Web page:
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with the blurring of the chain of command. the police are there in the school, they have to arrest school authorities. they can't be so cozy within the context of the school that they just have to please the principal and the teachers. it deprofessionalizes law enforcement. people don't become police officers to go after schoolchildren about disciplinary issues. >> just to clarify what happened here, this is a student, who according to the local reporting, was using a cell phone in class, was asked to not use the cell phone, then was asked to leave the class. initially an administrator was called in to deal with it. >> this is a school failure, a failure of the school. >> we could talk all day. thank you all for being with us. appreciate it. coming up, done deal. for the first time in five years, the white house and congress agree on a way to avoid the fiscal cliff, and it couldn't have come at a better time for paul ryan. plus, police in philadelphia
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re-open a sexual abuse claim against bill cosby and the issue of whether or not the comedian will face charges could come down to a political race. and the u.s. changing strategy against isis, the defense secretary today saying it could mean boots on the ground. we'll explain that just ahead. i am totally blind. and sometimes i struggle to sleep at night, and stay awake during the day. this is called non-24. learn more by calling 844-824-2424. or visit your24info.com.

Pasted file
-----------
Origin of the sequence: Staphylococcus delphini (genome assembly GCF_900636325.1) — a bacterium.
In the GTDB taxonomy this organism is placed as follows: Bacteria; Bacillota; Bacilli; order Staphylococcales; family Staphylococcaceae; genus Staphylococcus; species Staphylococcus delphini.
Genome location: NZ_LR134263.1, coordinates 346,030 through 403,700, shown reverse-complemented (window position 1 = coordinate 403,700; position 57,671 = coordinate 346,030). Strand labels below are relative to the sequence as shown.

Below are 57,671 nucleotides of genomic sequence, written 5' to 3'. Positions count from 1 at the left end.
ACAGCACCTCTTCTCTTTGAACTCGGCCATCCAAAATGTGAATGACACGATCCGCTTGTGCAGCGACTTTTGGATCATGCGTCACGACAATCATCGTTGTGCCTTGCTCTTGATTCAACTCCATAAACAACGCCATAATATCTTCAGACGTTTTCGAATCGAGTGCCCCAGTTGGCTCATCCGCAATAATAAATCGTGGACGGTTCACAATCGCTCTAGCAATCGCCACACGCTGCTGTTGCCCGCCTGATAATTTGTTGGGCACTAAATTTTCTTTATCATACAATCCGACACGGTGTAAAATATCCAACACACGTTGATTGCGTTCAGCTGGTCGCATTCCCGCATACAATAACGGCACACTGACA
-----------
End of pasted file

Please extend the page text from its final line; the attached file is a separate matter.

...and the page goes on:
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>> so after years of stop and go government funding, the white house and congressional leaders have reached a sweeping accord. last night they came to an agreement that would fund the government and stave off any debt ceiling fights for the remainder of the obama presidency. it tackles some of the most
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contentious issues facing congress ahead of paul ryan's nomination as house speaker tomorrow. but ryan is already calibrating his message to appeal to the more conservative wings of his party. >> i think this process stinks. under new management, we are not going to run the house this way. >> joining me now, nbc news capitol hill correspondent luke russert. what's the latest from there, we have a deal? >> well, we have a deal. it's progressing forward. it still has not gone to the rules committee to become totally formal, but it was submitted last night, kate. and we should say, this was john boehner's early christmas gift to paul ryan, because it gets rid of a lot of the burdens that would have dragged on him his first few weeks of the speakership. take a listen to what boehner had to say about it. >> i wanted to do my best to clean the barn. i didn't him to walk into a dirty barn full of you know what. >> only as john boehner could say it there, kate, a dirty barn. what does the deal do to
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alleviate the dirty barn? number one, it will extend the debt limit through march of 2017. a very big president to ryan. why? that could cause an economic catastrophe if the u.s. were to default on its debt. something the republicans hate, but don't have to worry about now. the government funded through 2017. exactly how you get there still has to be worked out in an omnibus spending bill, that will come up december 11th, but they're confident in that. you also have $80 billion in additional spending and some sequester relief, more money for defense, more money for domestic, a 2% cut to medicare and medicare doctors. that's how this is all being paid for. and you also prevent a cut in disability insurance and it also closes other loopholes to pay for it. so this has potential to be a very significant development, not only for congress, but for